We hiked to see the Devils Postpile. Pretty cool to see the lava formations in the mountain and know how many years ago it all happened. It reminds you of the magnitude of earth and time here compared to us little humans.
Established as a national monument in 1911, this is really cool to see in person!
Our daughter’s little stuffed friend joined us in the national monument as well!
While lesser known than the nearby Yosemite National Park, Devils Postpile National Monument is definitely worth a visit!
Happy 104th anniversary to Dinosaur National Monument!
A few years ago, we planned a vacation to Colorado and we planned on driving from California to Colorado. At the time, our son loved dinosaurs! I mean really loved them and even talked about growing up to become a paleontologist! After some discussions and checking out the routes, we decided to stop by this national monument and check it out.
We really enjoyed this national monument! Our son loved seeing real dinosaur fossils!
From the Quarry Visitor Center, we took a shuttle up to the Quarry Exhibit Hall.
In this hall, you can see approximately 1,500 dinosaur bones! There are even some places where you can touch them!
Our future paleontologist loved this national monument!
Beyond the dinosaurs, there is much more to do in the monument. For example, you can check out carvings in the rocks, called petroglyphs, left by the Fremont people nearly 1,000 years ago. You can also take a hike, go camping, go fishing, or watch wildlife like elk or bighorn sheep there.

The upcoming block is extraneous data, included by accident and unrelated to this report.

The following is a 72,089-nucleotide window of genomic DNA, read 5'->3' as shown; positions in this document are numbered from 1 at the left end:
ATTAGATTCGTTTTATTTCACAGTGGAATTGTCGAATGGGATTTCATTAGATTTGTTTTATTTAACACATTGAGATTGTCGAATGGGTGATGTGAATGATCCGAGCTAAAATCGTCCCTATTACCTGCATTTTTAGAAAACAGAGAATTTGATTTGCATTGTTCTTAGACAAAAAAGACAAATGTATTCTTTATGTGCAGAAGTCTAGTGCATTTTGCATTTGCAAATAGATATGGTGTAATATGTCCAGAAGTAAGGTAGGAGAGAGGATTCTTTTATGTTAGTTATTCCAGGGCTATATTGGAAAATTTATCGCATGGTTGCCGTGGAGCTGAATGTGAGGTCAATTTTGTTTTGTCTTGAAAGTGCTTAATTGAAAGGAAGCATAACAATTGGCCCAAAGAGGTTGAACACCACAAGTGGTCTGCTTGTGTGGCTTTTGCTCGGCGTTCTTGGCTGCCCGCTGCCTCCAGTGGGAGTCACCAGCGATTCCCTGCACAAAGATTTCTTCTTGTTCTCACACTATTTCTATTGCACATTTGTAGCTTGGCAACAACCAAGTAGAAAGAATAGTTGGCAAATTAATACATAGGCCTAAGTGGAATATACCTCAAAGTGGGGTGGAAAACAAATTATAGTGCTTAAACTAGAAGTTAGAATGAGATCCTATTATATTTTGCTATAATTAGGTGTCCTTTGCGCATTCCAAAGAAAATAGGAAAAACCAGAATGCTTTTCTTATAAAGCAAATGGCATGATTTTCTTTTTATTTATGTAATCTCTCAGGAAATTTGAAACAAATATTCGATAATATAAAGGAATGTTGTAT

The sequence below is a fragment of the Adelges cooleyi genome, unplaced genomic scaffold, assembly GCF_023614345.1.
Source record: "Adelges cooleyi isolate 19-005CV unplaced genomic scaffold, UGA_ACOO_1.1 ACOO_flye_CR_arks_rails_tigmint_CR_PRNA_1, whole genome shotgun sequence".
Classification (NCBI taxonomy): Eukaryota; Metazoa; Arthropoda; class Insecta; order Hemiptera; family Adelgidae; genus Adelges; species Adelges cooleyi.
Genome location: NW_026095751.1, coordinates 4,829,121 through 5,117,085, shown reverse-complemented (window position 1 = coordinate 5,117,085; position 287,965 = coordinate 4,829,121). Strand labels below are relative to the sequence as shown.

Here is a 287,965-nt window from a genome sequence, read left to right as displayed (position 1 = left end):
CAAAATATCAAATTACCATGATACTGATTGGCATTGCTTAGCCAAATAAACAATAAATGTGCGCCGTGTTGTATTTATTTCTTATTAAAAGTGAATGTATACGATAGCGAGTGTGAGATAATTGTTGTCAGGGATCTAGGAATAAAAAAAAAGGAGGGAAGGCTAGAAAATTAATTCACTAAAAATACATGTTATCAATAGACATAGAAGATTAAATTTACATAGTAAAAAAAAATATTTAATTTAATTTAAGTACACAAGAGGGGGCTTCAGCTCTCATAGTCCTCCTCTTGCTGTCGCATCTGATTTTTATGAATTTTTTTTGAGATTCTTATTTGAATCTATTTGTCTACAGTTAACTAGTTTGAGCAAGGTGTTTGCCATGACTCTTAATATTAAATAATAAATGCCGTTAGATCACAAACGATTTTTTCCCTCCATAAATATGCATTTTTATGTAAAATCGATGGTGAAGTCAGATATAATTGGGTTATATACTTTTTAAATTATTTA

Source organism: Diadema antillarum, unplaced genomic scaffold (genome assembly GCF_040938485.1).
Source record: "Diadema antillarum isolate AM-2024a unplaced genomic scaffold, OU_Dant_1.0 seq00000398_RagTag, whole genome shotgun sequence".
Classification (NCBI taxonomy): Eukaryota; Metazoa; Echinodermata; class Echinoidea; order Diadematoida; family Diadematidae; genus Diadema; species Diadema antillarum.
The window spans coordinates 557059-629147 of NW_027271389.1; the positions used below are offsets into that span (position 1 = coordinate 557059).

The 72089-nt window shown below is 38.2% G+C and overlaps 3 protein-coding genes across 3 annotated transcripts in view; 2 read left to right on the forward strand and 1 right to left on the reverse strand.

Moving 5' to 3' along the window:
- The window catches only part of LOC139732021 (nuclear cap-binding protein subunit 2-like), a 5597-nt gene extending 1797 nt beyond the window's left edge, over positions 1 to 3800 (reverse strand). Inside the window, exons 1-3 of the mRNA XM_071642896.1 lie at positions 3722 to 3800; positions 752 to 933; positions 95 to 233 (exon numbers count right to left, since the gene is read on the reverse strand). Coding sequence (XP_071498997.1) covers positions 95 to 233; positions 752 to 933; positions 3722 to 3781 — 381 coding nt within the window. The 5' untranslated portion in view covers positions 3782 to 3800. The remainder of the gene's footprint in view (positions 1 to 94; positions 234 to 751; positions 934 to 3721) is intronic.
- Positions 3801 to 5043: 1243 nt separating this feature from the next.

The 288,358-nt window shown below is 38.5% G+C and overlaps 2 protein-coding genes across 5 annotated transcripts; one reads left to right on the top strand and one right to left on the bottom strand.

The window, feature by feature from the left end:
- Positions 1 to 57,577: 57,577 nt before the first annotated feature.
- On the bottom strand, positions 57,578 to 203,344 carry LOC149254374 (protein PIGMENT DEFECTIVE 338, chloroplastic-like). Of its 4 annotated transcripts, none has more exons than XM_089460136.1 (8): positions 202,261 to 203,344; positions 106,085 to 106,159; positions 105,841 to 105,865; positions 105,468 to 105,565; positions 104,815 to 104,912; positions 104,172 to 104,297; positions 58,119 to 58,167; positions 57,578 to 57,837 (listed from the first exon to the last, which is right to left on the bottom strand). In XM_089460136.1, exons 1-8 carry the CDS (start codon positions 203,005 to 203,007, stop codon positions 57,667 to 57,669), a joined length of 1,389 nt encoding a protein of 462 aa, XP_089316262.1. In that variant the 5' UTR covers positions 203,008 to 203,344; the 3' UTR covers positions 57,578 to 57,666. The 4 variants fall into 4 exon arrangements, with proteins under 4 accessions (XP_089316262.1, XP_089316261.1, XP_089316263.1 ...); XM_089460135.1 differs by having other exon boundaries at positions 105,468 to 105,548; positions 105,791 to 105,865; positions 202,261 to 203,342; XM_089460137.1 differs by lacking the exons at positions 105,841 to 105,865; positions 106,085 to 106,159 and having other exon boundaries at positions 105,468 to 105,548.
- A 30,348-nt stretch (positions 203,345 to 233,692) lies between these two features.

Definitely check out this national monument if you’re in the Utah or Colorado area.
Started in 1994, “It celebrates the connection between people and green space in their community, inspires environmental stewardship, and encourages use of open space for education, recreation, and health benefits.”
Get outside and celebrate this day!
Visit a national park for free today, volunteer outside at a local park, and enjoy time outside!
Happy 129th anniversary to Sequoia National Park! On this day, President Harrison signed legislation creating America’s second national park. It was the first national park created to protect the giant sequoia trees from logging. In 1940, President Franklin D. Roosevelt added the Kings Canyon National Park to Sequoia to have these national parks operate jointly.
We visited Sequoia and Kings Canyon National Park about eight years ago. Enjoy a few photos from our visit there.
The Ash Mountain Entrance:
Tunnel Rock (original granite tunnel was built in the 1930’s by the Civilian Conservation Corps and this narrow passageway was the only route through until the highway was widened in 1997. You can still walk underneath or on top of the rock if you can hike up it):
Giant Forest (large sequoia grove):
General Sherman (largest living sequoia tree standing about 275 feet tall):
John Muir reflected that giant sequoia groves are “not like places, they are like haunts.” Happy 129th, Sequoia National Park!
One of the highlights from our trip happened by surprise. In Yellowstone National Park, we caught Castle Geyser erupting while literally standing next to it.
Most people think about Old Faithful when they picture Yellowstone National Park. However, Yellowstone has 500 amazing geysers and some 10,000 thermal features to check out!
Castle Geyser has the largest cone geyser and may be the oldest geyser in that area. It’s named after looking like an old castle.
While the geyser’s eruption pattern has changed over time, it now goes off about every 12-14 hours unless it has minor eruptions which throw off the pattern at times.
The water eruptions from this castle shoot hot water up to 100 feet into the air for about 20 minutes! And then it blows some hot, noisy steam for around 30-40 minutes. The entire eruption can last about an hour.
We caught this eruption one day in July while visiting there. Our family loved it! Definitely a highlight from the trip!
Enjoy some photos and a video of this really cool geyser!